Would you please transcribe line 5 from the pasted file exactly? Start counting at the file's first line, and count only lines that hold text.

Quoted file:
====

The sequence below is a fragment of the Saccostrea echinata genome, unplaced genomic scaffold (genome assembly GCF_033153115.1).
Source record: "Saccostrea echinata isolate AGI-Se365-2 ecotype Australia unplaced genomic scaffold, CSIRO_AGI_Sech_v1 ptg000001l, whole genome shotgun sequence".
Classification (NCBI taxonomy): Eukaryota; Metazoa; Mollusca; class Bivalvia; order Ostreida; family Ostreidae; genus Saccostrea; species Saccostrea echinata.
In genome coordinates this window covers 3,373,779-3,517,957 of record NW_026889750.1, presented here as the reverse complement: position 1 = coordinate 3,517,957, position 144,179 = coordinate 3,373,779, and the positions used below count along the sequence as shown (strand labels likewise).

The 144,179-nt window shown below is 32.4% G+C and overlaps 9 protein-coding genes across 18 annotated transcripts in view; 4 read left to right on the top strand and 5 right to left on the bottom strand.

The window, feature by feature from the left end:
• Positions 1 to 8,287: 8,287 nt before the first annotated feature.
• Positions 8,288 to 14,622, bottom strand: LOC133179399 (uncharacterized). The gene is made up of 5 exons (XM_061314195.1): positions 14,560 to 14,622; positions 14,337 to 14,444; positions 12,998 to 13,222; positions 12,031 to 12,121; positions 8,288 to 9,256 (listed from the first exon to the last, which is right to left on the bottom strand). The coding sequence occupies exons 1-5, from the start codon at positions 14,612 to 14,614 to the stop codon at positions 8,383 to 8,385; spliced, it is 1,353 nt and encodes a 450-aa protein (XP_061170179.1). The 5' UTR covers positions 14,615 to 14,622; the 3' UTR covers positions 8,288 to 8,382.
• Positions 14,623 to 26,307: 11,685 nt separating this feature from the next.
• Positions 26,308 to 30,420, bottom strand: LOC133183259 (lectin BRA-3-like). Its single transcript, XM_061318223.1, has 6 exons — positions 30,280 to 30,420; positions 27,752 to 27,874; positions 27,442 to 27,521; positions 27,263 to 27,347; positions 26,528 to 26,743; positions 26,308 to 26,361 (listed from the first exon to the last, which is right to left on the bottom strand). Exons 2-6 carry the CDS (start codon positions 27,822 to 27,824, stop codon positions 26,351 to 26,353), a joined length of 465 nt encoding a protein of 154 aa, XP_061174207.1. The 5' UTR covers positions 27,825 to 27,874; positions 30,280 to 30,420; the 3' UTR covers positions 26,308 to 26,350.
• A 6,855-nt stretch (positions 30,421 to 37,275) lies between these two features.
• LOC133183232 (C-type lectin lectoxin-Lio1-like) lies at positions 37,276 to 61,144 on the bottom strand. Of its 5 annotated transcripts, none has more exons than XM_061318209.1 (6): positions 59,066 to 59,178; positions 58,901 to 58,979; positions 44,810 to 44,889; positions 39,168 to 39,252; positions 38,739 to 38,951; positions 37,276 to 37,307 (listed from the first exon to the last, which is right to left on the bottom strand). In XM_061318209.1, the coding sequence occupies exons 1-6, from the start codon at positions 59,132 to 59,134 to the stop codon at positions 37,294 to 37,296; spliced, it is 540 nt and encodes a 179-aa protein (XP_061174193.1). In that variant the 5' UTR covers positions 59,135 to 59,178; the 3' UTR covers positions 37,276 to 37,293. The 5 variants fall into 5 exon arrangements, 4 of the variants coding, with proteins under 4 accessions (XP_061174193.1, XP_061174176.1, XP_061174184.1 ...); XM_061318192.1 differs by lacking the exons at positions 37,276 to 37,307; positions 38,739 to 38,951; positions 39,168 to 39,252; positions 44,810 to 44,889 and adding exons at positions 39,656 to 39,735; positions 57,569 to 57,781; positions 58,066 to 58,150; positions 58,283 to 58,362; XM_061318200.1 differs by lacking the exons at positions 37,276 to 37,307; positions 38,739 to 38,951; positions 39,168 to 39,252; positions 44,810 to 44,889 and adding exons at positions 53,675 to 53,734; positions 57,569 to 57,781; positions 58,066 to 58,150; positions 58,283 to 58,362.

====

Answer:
The 144,179-nt window shown below is 32.4% G+C and overlaps 9 protein-coding genes across 18 annotated transcripts in view; 4 read left to right on the top strand and 5 right to left on the bottom strand.